Commentators have pointed out the similarities of the mark to an iconic image of Michael Jordan flying through the air, ball in hand, headed towards the hoop. However, the 90s were awash in iconic images of Michael Jordan flying through the air. The trademark is typically rendered as either a red silhouette on a white background or the inverse. Some thereby reason that this is no more than an image of a generic basketball player – perhaps inspired by Michael Jordan, but lacking features distinctive enough to be certain. Besides, Michael Jordan already has an interest in Nike’s trademarked Air Jordan image, and forestalling one man from claiming rights in all silhouettes of jumping male athletes would seem to be a reasonable enough judgement.
Perhaps most importantly, the ruling seems to be finding effective enforcement in China, at least in terms of litigation. In August of 2020, a case brought by Qiaodan Sportswear to enjoin the sale of Air Jordan branded items on Amazon.com in China was rejected by a lower court that affirmed Qiaodan Sportswear has no rights in the term ‘Qiáodān.’ Since the ruling, Qiaodan Sportswear has removed the ‘Qiaodan’ term from its logo on its website, and most references to the term now come in the form of ‘qiaodan.com,’ governed by separate laws in both the US and China.
Bruce Lee vs. Steamed Buns
The loss of Michael Jordan’s claim against Qiaodan Sportswear for the supposed rip-off jump-man image serves to set a precedent in another prominent case still making its way through the Chinese legal system. In late 2019, the Bruce Lee Company and Shannon Lee (Bruce Lee’s daughter) filed suit against the Guangzhou-based 真功夫 (‘Zhēngōngfū,’ or simply ‘Kungfu’ as the company brands itself in English), one of China’s largest fast food chains. The chain’s name ‘Zhengongfu’ is a play on words, meaning both “real kungfu” and “skilled steaming,” marketing itself as a healthier alternative to deep fried fast food. While the chain’s Chinese name makes a weak connection to the world of martial arts, the logo identifying its stores across China is more problematic.
The logo image appears to be little more than an artistic stylization of a frame lifted directly from the Bruce Lee movie “Game of Death,” complete with the iconic yellow and black tracksuit and facial details with more than a passing resemblance to the martial artist movie star. While the silhouetted nature of the jumping basketball player used by Qiaodan Sportswear may have partially stymied Michael Jordan’s efforts earlier this year, the image used by Zhengongfu is not nearly so ambiguous and would seem at first glance to be a straightforward case. Specifically, the case alleges violation of Article 100 of the General Principles of the Civil Law of the People’s Republic of China: “Citizens shall enjoy the right of portrait. The use of a citizen’s portrait for profits without his consent shall be prohibited.” Of course, there are plenty of wrinkles to iron out, like the fact that Bruce Lee is deceased can be overcome by other relevant laws provided an immediate family member is involved.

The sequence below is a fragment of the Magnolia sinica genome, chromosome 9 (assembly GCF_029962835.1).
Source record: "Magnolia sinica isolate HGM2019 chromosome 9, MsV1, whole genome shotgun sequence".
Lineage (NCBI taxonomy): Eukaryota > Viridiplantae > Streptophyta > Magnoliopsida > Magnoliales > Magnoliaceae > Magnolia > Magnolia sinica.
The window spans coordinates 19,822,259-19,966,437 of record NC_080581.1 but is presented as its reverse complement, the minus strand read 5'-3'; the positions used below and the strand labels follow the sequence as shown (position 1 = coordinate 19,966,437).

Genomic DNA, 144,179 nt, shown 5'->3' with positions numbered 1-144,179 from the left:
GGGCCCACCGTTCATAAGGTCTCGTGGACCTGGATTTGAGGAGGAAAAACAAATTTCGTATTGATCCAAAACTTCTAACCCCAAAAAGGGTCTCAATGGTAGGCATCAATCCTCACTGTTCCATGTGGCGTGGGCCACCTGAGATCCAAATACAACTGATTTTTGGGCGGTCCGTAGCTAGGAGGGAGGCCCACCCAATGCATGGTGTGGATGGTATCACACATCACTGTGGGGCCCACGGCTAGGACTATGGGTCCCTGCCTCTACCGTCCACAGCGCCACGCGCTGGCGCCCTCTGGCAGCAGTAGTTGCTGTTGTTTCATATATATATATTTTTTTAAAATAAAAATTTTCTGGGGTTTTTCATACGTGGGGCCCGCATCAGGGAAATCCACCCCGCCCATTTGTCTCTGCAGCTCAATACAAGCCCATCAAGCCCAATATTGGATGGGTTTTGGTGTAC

The claim brought by the Bruce Lee Company was for CN￥210 million (approximately US$31 million). While not a small sum, it is well within the means of a national fast food chain that successfully operates over 600 storefronts across China and East Asia. More disconcerting to Zhengongfu is the Bruce Lee Company’s demand to publicly advertise that it has nothing to do with Bruce Lee for 90 days. Rumors tracing back from before the case was filed last December suggested that Zhengongfu was in negotiations with the Bruce Lee Company, and the dispute was nearly resolved. Evidently, a settlement has not come to pass. However, it is entirely possible that the Bruce Lee Company may simply be using the case as leverage to extract a better deal out of Zhengongfu.
Ultimately, evidence suggests that the Bruce Lee Company will not be selling steamed bums in mainland China anytime soon, and the logical move would be to come to some sort of licensing agreement with Zhengongfu for its continued use of Bruce Lee’s likeness (otherwise, Zhengongfu could always try approaching Donnie Yen and simply touch up the facial features a bit, why settle for the student when you can get the [actor playing] the master).
A Maturing IP Regime
Both the Michael Jordan Bruce Lee cases represent China’s maturing IP regime. In both instances, large Chinese companies have invested millions of RMB in building their brands, despite the fact that their brands hinge on the likeness of international superstars. In the Jordan case, the Supreme People’s Court offered a nuanced judgement that appears to legitimately protect the reasonable interests of both parties, instead of simply offering a knee-jerk reaction of ‘Qiaodan Sportswear registered the trademark first, so Qiaodan Sportswear wins.’ Although the Lee case has yet to be decided, the Bruce Lee Company has already secured opinions from China’s Trademark Office validating its rights in the name and likeness of Bruce Lee. While these high profile cases may be wins for IP enforcement in China, the question remains as to whether small or medium sized companies can also find effective relief in China when their legitimate trademarks are violated, be they domestic firms or foreign entities.